Business, customers being dudded to use wallet, credit cards to pay

Beers, pizzas and other everyday items are costing Australians a combined $1bn more a year than they should.

According to fresh research by Reserve Bank economists, businesses and their customers are being ripped-off by major banks and payment service providers that charge exorbitant transaction fees for purchases made with cards and mobile wallets.

The transaction fee rort, which has forced many businesses to recoup costs by charging customer surcharges, has prompted RBA governor Michele Bullock to step in, with the central bank threatening a regulatory crackdown unless uptake in least-cost routing is boosted.

Least-cost routing (LCR) refers to the practice where payments default to the least expensive processing network, rather than the pathway set by the bank or payment service provider.

“This should create greater competition between the networks and lead to savings for both merchants and consumers,” the RBA’s research finds.

RBA data shows that EFTPOS transactions are the cheapest, costing an average of 0.3 per cent – or 30c for a $100 purchase – to process.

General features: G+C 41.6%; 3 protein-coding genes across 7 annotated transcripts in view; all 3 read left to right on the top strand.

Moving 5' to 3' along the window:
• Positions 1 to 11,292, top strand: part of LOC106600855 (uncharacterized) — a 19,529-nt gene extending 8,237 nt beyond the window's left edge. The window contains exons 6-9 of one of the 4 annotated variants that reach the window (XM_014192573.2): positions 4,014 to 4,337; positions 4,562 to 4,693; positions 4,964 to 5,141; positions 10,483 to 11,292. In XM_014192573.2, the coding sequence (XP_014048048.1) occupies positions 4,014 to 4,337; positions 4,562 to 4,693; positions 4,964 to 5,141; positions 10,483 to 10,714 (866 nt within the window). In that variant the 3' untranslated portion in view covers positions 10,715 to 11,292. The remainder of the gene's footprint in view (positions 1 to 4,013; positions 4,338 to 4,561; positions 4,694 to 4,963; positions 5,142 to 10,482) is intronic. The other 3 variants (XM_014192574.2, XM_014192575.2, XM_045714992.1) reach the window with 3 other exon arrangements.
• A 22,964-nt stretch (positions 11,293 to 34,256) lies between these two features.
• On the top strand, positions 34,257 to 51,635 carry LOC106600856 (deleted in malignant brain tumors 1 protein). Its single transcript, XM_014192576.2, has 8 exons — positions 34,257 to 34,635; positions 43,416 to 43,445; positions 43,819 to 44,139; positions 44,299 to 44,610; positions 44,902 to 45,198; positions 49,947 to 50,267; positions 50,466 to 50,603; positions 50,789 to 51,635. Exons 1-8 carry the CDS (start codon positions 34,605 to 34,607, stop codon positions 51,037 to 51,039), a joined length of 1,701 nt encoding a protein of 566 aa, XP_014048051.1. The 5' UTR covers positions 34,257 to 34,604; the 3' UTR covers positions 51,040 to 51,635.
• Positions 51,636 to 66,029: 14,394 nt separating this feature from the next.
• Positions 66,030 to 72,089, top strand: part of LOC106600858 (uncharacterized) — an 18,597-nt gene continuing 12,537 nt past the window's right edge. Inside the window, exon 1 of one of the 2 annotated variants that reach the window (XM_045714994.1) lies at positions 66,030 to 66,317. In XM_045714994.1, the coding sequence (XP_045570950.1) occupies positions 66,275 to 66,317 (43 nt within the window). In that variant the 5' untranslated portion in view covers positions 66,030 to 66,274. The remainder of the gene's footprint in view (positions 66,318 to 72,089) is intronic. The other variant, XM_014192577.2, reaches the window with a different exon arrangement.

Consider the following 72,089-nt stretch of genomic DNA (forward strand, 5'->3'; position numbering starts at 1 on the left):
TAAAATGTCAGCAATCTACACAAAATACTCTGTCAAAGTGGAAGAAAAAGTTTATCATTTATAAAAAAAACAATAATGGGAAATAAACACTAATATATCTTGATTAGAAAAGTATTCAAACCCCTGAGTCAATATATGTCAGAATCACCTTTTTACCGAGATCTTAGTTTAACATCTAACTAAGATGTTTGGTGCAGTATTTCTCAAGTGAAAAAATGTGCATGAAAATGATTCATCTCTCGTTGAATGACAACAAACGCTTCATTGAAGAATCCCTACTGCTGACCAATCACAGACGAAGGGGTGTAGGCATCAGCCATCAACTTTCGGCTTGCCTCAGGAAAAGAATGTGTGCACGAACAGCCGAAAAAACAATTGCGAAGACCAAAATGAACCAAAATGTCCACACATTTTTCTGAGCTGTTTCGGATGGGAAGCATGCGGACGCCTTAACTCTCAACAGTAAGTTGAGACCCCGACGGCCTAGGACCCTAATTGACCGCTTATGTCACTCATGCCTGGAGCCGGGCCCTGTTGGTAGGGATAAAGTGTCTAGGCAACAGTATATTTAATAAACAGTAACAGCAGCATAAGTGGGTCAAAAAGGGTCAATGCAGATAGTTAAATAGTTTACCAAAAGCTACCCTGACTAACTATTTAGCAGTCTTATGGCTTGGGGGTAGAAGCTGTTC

MasterCard and Visa transactions cost approximately 0.9 per cent per purchase, while American Express and Diners Club card users are charged a sky-high 1.3 per cent and 1.7 per cent, respectively.

Cost of accepting debit card transactions, Australia’s most popular payment method, are nearly 20 per cent lower for businesses that have LCR enabled, the research shows.

Not all transactions made online and with mobile wallets, which are rapidly growing in popularity, are compatible with LCR, however the RBA expects

“Once LCR for online and mobile wallet payments is widely available and taken up by merchants, the potential cost savings are likely to be even larger,” the RBA said.

Despite LCR being made available to 99 per cent of businesses by June 2023, only 64 per cent have it turned on.

Businesses with annual debit payments between $100,000 and $10m receive the most benefit from having LCR enabled, the RBA’s analysis found, with merchants under this threshold also benefiting, but to a lesser extent.

The cost benefits of LCR is far lower for big businesses, with networks charging lower interchange fees for those firms they consider ‘strategic’.

The RBA’s Payment System Board has given industry a mid-year deadline to encourage the uptake of LCR among businesses.

“If providers do not make substantial progress by June 2024, the bank will explore a formal regulatory requirement to enable LCR,” the RBA said.

However, a mandate of LCR is considered unlikely, with the central bank citing the risk of failed transactions and the high costs associated with reissuing debit cards.